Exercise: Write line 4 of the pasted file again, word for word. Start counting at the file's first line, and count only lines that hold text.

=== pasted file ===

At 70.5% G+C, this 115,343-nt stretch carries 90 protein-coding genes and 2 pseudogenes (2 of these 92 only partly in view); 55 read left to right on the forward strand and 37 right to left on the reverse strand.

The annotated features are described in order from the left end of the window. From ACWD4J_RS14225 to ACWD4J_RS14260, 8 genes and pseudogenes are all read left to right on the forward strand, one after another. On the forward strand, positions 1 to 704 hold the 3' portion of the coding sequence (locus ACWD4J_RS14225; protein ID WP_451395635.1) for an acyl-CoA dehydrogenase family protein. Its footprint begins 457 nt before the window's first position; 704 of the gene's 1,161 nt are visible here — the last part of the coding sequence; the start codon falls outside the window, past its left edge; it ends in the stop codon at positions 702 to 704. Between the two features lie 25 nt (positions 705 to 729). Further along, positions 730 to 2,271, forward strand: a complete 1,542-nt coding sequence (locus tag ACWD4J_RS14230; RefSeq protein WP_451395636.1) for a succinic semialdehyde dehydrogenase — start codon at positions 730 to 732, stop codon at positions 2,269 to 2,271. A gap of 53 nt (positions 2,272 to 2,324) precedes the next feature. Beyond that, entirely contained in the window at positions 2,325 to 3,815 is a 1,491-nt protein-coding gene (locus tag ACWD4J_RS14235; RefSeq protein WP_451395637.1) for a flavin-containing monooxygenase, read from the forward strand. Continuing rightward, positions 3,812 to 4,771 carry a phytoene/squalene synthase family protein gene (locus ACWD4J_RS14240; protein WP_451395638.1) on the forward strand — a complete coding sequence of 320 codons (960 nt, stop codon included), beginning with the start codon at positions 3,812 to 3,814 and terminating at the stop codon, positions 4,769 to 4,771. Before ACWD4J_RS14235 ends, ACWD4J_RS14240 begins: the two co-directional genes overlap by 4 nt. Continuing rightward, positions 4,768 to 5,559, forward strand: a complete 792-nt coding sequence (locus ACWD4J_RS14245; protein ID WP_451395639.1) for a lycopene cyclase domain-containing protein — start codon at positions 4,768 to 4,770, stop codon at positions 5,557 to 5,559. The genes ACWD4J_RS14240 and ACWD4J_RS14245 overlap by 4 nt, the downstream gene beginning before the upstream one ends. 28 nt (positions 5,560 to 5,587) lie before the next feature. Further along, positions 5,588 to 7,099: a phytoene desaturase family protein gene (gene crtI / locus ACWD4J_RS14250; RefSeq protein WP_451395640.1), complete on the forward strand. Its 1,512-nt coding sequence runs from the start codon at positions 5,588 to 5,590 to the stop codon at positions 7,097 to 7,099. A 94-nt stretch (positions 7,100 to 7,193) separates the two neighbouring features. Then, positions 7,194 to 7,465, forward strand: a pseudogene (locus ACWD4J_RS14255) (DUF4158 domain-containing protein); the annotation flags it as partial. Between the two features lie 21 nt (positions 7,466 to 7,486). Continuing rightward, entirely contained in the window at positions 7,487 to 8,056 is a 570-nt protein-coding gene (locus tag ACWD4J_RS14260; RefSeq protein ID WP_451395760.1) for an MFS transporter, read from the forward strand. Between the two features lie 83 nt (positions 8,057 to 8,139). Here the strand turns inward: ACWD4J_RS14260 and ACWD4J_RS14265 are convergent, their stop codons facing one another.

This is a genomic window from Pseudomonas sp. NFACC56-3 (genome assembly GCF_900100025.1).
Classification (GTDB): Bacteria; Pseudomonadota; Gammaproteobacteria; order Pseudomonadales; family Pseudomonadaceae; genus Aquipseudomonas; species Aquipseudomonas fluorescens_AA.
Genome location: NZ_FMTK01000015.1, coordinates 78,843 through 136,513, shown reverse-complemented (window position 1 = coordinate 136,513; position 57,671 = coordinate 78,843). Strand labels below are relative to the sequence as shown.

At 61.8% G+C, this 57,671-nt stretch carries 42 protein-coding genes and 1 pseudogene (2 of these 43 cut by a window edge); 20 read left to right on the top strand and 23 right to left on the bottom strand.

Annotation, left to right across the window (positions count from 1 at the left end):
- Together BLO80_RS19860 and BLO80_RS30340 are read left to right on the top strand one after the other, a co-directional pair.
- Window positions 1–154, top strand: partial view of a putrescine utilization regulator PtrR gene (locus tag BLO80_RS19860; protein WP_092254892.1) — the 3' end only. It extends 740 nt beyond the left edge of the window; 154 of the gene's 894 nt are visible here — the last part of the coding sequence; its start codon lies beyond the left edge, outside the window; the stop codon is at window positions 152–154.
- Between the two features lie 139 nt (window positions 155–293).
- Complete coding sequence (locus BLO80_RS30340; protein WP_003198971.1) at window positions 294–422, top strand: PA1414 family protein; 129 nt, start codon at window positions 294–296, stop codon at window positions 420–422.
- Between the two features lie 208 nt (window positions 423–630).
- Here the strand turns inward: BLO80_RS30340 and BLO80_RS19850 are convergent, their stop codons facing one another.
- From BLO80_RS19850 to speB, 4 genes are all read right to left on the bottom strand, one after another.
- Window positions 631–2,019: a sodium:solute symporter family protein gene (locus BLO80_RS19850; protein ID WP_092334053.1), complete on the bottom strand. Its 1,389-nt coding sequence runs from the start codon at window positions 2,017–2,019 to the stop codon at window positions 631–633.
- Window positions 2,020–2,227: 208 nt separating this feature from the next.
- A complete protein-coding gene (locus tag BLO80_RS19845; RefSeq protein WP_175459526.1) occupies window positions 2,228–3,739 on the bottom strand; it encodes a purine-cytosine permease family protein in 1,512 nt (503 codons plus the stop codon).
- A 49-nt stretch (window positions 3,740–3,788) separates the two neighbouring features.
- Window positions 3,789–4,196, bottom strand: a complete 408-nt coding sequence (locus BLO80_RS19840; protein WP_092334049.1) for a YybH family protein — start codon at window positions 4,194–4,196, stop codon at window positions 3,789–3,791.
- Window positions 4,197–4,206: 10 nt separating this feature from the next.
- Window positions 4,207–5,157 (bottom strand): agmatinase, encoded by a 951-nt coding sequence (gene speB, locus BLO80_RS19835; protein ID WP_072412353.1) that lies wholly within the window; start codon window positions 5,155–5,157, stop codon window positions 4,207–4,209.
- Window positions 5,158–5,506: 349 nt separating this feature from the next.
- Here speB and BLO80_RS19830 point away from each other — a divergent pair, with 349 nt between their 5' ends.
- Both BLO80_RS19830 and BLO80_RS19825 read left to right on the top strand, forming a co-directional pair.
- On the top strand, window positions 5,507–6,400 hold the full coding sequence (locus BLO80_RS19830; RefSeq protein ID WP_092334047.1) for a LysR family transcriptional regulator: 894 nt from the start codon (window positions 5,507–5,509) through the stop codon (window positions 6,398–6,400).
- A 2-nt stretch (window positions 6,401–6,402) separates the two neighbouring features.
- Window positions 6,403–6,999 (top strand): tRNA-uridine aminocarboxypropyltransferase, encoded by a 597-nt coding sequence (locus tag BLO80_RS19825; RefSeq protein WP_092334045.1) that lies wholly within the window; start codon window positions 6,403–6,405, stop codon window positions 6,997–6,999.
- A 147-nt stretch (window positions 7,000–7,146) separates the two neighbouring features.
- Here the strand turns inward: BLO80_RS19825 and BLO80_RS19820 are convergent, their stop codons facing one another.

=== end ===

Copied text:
Classification (GTDB): Bacteria; Pseudomonadota; Gammaproteobacteria; order Pseudomonadales; family Pseudomonadaceae; genus Aquipseudomonas; species Aquipseudomonas fluorescens_AA.